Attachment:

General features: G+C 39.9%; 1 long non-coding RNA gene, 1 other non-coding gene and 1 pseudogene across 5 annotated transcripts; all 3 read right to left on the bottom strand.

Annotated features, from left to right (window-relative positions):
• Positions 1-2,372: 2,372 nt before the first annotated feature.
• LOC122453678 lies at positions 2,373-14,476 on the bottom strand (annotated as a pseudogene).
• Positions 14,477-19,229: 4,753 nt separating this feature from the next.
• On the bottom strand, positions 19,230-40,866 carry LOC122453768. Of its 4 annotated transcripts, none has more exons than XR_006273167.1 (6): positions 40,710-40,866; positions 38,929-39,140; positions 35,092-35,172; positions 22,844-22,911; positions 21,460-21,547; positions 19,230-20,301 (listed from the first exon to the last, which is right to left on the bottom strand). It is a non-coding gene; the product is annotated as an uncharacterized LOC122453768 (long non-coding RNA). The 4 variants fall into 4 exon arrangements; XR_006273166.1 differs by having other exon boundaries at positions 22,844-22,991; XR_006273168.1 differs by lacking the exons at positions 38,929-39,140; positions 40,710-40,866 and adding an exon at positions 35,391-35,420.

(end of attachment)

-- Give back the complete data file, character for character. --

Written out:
General features: G+C 39.9%; 1 long non-coding RNA gene, 1 other non-coding gene and 1 pseudogene across 5 annotated transcripts; all 3 read right to left on the bottom strand.

Annotated features, from left to right (window-relative positions):
• Positions 1-2,372: 2,372 nt before the first annotated feature.
• LOC122453678 lies at positions 2,373-14,476 on the bottom strand (annotated as a pseudogene).
• Positions 14,477-19,229: 4,753 nt separating this feature from the next.
• On the bottom strand, positions 19,230-40,866 carry LOC122453768. Of its 4 annotated transcripts, none has more exons than XR_006273167.1 (6): positions 40,710-40,866; positions 38,929-39,140; positions 35,092-35,172; positions 22,844-22,911; positions 21,460-21,547; positions 19,230-20,301 (listed from the first exon to the last, which is right to left on the bottom strand). It is a non-coding gene; the product is annotated as an uncharacterized LOC122453768 (long non-coding RNA). The 4 variants fall into 4 exon arrangements; XR_006273166.1 differs by having other exon boundaries at positions 22,844-22,991; XR_006273168.1 differs by lacking the exons at positions 38,929-39,140; positions 40,710-40,866 and adding an exon at positions 35,391-35,420.